Missoula County joined a growing list of civic partners Tuesday in funding Partnership Health Center’s push to establish a health clinic at the Missoula Food Bank, where it expects to reach a number of new patients.
The $100,000 grant, awarded from the county’s Community Assistance Fund, will help Partnership establish the satellite clinic, which will open early next year. It will include a number of services, from health care to WIC, or Women, Infants and Children.
“That money will be used to help get the food bank project up and going,” said Laurie Francis, director at Partnership Health. “In the first six months of operation, which will start in January, we’ll subsidize that program to the tune of $220,000, so this $100,000 will go toward getting medical and behavioral in there.”
Last month, the Missoula Redevelopment Agency also awarded Partnership $433,000 in tax increment financing to finish roughly 1,600 square feet of space on the Food Bank’s second floor.
Missoula Mayor John Engen described the contribution as an “elegant way … to participate in expanding access to health care.”
Partnership Health will subsidize the clinic’s operation in future years through grants, patient billing and support from local government, Francis said. It’s also looking to place its WIC program at the facility as an added service for clients.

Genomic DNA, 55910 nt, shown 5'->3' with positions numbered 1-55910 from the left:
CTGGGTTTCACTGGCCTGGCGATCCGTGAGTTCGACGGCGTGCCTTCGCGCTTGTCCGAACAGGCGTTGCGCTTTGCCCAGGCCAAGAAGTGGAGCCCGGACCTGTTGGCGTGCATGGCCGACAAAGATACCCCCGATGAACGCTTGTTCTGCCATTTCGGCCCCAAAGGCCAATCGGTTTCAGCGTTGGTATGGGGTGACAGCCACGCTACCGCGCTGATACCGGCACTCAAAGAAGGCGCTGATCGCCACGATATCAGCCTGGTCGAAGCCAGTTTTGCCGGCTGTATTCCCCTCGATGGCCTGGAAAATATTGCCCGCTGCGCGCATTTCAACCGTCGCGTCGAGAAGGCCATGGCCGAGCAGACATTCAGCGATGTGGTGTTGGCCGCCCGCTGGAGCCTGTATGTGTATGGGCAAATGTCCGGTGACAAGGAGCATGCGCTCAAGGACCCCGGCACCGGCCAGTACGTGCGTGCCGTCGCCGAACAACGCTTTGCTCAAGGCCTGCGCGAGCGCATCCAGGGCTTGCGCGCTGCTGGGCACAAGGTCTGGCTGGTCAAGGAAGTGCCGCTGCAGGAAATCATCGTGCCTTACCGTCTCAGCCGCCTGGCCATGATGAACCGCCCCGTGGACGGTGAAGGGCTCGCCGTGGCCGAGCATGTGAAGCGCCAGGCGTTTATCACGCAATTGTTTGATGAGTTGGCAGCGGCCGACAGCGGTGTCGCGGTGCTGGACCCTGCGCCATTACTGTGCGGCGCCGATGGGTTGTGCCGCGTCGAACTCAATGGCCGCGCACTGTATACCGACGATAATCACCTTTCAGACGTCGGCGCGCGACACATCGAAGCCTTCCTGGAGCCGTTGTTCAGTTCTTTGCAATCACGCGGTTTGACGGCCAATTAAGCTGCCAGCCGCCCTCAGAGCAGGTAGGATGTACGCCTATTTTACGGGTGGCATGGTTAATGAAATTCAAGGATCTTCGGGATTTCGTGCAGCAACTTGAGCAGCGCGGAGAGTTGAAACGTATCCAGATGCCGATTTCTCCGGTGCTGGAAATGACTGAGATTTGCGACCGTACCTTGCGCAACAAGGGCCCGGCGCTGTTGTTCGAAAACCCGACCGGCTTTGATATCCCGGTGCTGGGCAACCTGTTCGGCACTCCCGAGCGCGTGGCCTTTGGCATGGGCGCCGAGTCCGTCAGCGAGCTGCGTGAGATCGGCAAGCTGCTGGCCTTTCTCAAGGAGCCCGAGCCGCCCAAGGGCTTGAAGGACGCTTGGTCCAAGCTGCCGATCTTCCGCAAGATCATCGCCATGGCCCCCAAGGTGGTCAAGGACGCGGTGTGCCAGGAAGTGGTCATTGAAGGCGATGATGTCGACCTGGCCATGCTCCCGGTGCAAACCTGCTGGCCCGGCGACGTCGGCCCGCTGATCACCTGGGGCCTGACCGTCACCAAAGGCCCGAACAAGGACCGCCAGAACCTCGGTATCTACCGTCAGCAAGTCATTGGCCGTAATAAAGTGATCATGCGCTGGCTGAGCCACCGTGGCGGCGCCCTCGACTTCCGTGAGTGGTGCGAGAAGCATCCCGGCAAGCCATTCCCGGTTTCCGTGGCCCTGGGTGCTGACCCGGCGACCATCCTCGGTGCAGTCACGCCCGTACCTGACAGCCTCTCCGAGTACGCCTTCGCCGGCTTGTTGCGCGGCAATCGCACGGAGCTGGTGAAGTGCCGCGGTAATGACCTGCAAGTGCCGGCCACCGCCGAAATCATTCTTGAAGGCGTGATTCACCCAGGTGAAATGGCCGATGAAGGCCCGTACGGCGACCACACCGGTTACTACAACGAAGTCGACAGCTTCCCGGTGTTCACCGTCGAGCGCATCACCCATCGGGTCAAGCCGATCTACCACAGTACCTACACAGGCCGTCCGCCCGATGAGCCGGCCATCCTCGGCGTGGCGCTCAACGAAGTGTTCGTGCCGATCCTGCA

“I’m working with public health on getting WIC co-located there with us,” said Francis. “In future years, PHC will be subsidizing that to the tune of $130,000 a year.”
Francis and Aaron Brock, executive director of the Food Bank, have described the partnership as a good fit, one that’s been in the works now for nearly a year.
Partnership is looking to increase the population it reaches across the community. Those behind the program believe the food bank’s 26,000 unique clients will help boost Partnership’s reach, which currently stands at roughly 32% of illegible patients.
The addition of other services will also create a one-stop shop, from food support to social programs.
“Our WIC has been at the food bank the last couple of years, one day a week,” said Sara Heineman, a nurse at Partnership. “We’re excited about the partnership coming and connecting with more WIC eligible clients.”
Francis said the clinic should be open by March.
“We have the staff already hired for that,” she said. “They’re working at the Creamery (building) now, so we’ll shift them over.”